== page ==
Sam KirkhamDepartment of Linguistics and English Language
LVC group | phonetics lab | my lancaster webpage
I'm Lecturer in Sociophonetics at Lancaster University, based in the Department of Linguistics and English Language and Lancaster University Phonetics Lab. I'm also a member of Lancaster's Language Variation and Change Research Group and NCUB's 50 Under 30 Network. I was awarded my PhD in 2014 from the University of Sheffield, where I was supervised by Emma Moore and Gareth Walker.
My research interests include sociolinguistics, phonetics, and language variation and change. I work on language, identity and the social meanings of linguistic variation, often in multiethnic communities. My research draws upon methods from variationist and interactional sociolinguistics, acoustic and articulatory phonetics, discourse analysis, and ethnography.
Ethnicity, social practice and phonetic variation (Funded by Arts & Humanities Research Council Doctoral Award 2009-12)
Intonational variation in North West England (with Claire Nance (Lancaster). Funded by LU SPRINT 2014; FASS Research Fund 2015-16. RAs: Eve Groarke, Beth Littlewood, Ruby Miller)
Kirkham, Sam. resubmitted. Ethnicity and phonetic variation in Sheffield English liquids.
Kirkham, Sam & Emma Moore. forthcoming 2016. Constructing social meaning in political discourse: Phonetic variation and verb processes in Ed Miliband's speeches. Language in Society.
Kirkham, Sam. forthcoming 2015. Intersectionality and the social meanings of variation: Class, ethnicity and social practice. Language in Society 44(5).
Kirkham, Sam & Jessica Wormald. forthcoming 2015. Acoustic and articulatory variation in British Asian English liquids. Proceedings of the XVIII International Congress of Phonetic Sciences. [ pdf ]
Nance, Claire, Sam Kirkham & Eve Groarke. forthcoming 2015. Intonational variation in Liverpool English. Proceedings of the XVIII International Congress of Phonetic Sciences. [ pdf ]
Nance, Claire, Sam Kirkham & Eve Groarke. forthcoming. Sociophonetic variation in intonation: Phonetics and phonology of Liverpool English. In: Natalie Braber & Sandra Jansen (eds) Sociolinguistics in England. Basingstoke: Palgrave Macmillan.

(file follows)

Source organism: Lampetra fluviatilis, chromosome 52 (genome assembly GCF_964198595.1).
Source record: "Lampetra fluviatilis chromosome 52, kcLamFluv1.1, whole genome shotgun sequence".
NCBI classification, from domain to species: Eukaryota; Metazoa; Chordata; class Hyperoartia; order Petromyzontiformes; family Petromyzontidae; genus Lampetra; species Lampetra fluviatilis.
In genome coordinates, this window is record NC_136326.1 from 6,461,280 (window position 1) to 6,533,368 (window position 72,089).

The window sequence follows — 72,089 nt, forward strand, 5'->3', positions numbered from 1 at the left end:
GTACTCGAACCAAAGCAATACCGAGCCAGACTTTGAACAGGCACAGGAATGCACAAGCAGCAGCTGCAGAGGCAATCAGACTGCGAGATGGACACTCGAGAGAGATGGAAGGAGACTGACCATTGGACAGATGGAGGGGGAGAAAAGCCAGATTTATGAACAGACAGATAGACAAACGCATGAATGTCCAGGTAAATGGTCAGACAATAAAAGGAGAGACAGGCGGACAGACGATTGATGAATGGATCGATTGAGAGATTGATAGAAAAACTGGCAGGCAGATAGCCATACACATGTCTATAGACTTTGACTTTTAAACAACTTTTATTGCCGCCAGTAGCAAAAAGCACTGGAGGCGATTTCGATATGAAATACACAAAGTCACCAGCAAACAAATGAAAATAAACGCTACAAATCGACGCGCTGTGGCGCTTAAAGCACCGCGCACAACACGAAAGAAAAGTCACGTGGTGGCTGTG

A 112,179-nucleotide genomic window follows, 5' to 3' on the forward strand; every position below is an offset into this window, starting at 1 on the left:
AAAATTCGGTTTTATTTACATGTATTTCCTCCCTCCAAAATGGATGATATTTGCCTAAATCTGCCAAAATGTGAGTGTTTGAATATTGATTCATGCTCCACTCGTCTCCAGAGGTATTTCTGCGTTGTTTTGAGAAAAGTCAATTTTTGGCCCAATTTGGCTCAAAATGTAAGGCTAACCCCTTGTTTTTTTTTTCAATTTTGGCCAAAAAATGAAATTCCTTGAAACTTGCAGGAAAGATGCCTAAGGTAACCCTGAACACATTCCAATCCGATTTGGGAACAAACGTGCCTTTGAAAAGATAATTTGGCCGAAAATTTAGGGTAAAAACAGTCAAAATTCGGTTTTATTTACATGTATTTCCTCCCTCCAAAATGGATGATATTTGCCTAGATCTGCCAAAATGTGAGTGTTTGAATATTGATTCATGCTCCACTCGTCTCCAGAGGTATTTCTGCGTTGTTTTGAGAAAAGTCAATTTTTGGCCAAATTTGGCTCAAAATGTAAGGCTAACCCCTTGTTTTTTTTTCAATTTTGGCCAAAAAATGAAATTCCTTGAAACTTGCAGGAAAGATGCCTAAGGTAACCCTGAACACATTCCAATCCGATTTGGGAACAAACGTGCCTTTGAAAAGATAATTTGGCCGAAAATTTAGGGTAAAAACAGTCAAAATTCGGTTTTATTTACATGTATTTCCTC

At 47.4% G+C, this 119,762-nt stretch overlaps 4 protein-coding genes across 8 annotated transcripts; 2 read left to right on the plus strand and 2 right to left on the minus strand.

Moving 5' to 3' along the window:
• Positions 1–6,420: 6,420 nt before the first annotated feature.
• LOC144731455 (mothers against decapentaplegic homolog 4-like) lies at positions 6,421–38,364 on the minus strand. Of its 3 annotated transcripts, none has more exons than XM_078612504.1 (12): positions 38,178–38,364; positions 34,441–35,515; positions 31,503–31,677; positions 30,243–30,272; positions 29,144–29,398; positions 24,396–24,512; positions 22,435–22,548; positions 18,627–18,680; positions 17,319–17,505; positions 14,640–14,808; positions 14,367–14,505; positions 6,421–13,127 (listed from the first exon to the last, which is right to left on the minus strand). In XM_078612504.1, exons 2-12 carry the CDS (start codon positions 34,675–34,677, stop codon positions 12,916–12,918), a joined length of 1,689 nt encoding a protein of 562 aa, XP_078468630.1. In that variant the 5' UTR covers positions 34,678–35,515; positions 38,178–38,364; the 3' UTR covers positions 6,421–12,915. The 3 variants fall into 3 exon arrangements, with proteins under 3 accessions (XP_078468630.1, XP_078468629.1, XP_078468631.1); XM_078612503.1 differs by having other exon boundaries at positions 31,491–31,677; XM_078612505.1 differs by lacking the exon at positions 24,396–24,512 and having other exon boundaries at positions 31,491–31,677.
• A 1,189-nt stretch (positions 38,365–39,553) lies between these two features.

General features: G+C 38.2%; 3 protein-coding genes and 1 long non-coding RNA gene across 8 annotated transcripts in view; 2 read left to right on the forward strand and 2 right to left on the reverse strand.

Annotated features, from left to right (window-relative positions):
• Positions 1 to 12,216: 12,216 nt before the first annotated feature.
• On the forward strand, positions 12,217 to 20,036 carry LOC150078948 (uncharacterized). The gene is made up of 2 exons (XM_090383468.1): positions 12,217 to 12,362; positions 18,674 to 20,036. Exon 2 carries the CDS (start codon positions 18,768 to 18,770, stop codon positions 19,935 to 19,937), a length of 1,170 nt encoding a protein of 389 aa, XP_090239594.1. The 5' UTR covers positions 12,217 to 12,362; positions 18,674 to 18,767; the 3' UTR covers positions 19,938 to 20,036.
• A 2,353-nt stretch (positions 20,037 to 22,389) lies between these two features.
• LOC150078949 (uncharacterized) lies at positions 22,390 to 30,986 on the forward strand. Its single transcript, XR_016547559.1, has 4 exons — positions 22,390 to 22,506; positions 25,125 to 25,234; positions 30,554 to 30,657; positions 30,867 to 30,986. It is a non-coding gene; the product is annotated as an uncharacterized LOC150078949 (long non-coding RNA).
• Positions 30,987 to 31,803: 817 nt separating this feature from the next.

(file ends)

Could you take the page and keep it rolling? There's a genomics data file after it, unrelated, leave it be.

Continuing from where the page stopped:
Kirkham, Sam & Alison Mackey. forthcoming. Research, relationships and reflexivity: Reflections on two case studies of language and identity. In: Peter De Costa (ed.) Exploring Ethical Issues from the Ground: Language Researcher Narratives. London: Routledge.
Kirkham, Sam & Emma Moore. 2013. Adolescence. In: J.K. Chambers & Natalie Schilling (eds) The Handbook of Language Variation and Change. Second edition. Oxford: Wiley-Blackwell, pp. 277-296.
[ doi | pdf | pre-print ]
Kirkham, Sam. 2011. The acoustics of coronal stops in British Asian English. Proceedings of the XVII International Congress of Phonetic Sciences 1102-1105. [ pdf ]
I am happy to supervise students who would like to do interesting research in sociolinguistics or sociophonetics. I'm particularly interested in topics that involve language variation and identity, language and ethnicity, sociolinguistic ethnography, youth language, or articulatory sociophonetics.
My current PhD students include:
- Ozgur Parlak: Acquisition of L2 prosody (co-supervised with Alison Mackey & Jen Philp)
- Roy Alderton: Language variation, speech perception and the construction of identity in East Hampshire [starting 09/2015] (co-supervised with Claire Nance)
I am a musician and play drums, keyboards, and guitar. My main band at the moment is Sheffield-based The Hobo Conspiracy, in which I play organ. We play Americana/folk rock and sound a bit like a mix of The Band, Fairport Convention and Deep Purple. I also play drums in a progressive metal duo, as well as drums in The Fauxnemes – the Lancaster Linguistics Department band. I previously played drums and accordion with Who Killed The Cranks?, piano with Rebecca Watson, percussion with Just Jodi, and percussion with Sam Browse.